top of page
  • Zack Davis

How to Craft a Multi-Factor Security System

Credential theft is now at an all-time high and is responsible for more data breaches than any other type of attack.

With data and business processes now largely cloud-based, stealing a user's password leads a hacker into a huge breach of personal and business-related information.

Being logged in as a user (especially if you have admin privileges) can allow a criminal to send out phishing emails from your firm account to your staff and customers. Staff could be given a link from their bosses' email accounts that then steals their information when they click on it.

The hacker can also infect your cloud data with ransomware and demand thousands of dollars to give it back. This is especially important for businesses that have sensitive information, such as law firms or banks.

How do you protect your online accounts, data, and business operations? One of the best ways is with multi-factor authentication (MFA).

It provides a significant barrier to cybercriminals even if they have a legitimate user credential to log in. This is because they most likely will not have access to the device that receives the MFA code required to complete the authentication process.


When you implement multi-factor authentication at your firm, it’s important to compare the three main methods of MFA and not just assume all methods are the same. The differences between the methods focus largely on the level of security and convenience of the users.

Let’s take a closer look at what these three methods are:


The form of MFA that people are most familiar with is SMS-based. This one uses text messaging to authenticate the user.

When they are setting up their multi-factor authentication, it will ask for a primary cell phone number. Users would choose the device that they have near them while working.


Another type of multi-factor authentication will use a special app to push through the code. The user still generates the MFA code at login, but rather than receiving the code via SMS, it’s received through the app.

This is usually done via a push notification, and it can be used with a mobile app or desktop app in many cases.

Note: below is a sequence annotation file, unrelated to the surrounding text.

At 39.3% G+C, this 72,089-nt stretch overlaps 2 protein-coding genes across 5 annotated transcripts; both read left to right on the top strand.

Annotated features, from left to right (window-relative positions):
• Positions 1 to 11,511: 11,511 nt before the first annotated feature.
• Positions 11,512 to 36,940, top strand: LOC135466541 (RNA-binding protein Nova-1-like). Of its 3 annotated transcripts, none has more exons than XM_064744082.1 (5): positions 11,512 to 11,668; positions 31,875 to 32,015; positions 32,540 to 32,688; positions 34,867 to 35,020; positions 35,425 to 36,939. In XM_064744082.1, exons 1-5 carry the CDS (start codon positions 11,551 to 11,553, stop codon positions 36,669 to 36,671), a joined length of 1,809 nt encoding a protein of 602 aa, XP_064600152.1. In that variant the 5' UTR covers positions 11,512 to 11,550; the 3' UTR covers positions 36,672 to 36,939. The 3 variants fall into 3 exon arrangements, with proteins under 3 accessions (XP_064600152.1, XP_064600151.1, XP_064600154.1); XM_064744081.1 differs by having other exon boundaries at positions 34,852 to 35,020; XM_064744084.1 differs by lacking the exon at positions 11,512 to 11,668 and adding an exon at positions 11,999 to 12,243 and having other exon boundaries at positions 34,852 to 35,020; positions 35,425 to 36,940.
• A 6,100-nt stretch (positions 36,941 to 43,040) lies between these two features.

The third key method of MFA involves using a separate security key that you can insert into a PC or mobile device to authenticate the login. The key itself is purchased at the time the MFA solution is set up and will be the thing that receives the authentication code and implements it automatically.

The MFA security key is typically smaller than a traditional thumb drive and must be carried by the user to authenticate when they log into a system. Users typically will insert the device into their computer or will turn on their device to receive a code.

Now, let’s look at the differences between these three methods.


Users can often feel that MFA is slowing them down. This can be worse if they need to learn a new app or try to remember a tiny security key (what if they lose that key?).

This user inconvenience can cause companies to leave their cloud accounts less protected by not using multi-factor authentication.

If you face user pushback and are looking for the most convenient form of MFA, it would be the SMS-based MFA.

Users almost always have their phones on them and understand the idea of getting a code via text message. They do not have to learn anything new.


If your firm handles sensitive data in a cloud platform, such as your online accounting solution, or personal data related to specific clients, then your best bet is the security key or token.

The most secure form of MFA is the security key.

The security key, being a separate device altogether, won’t leave your accounts unprotected in the event of a mobile phone being lost or stolen. Both the SMS-based and app-based versions would leave your accounts at risk in this scenario.

The SMS-based is actually the least secure because there is malware out there now that can clone a SIM card, which would allow a hacker to get those MFA text messages. Many tech professionals recommend users just carry the key on them in their briefcase or backpack. It also can fit on a key ring or chain.

A Google study looked at the effectiveness of these three methods of MFA at blocking common malware attacks. The security key was the most secure overall.

Percentage of attacks blocked:

  • SMS-based: between 76 - 100%

  • On-device app prompt: between 90 - 100%

  • Security key: 100% for all three attack types


So, where does the app with an on-device prompt fit in? Right in between the other two MFA methods.

Using an MFA application that delivers the code via push notification is more secure than the SMS-based MFA. It’s also more convenient than needing to carry around a separate security key that could quickly become lost or misplaced.


Multi-factor authentication is a “must-have” solution in today’s threat climate. Let’s discuss your barrier points and come up with a solution together to keep your cloud environment better secured. And discover more about our Virtual IT Department or contact us directly.

Article used with permission from The Technology Press.

4 views0 comments

Recent Posts

See All


bottom of page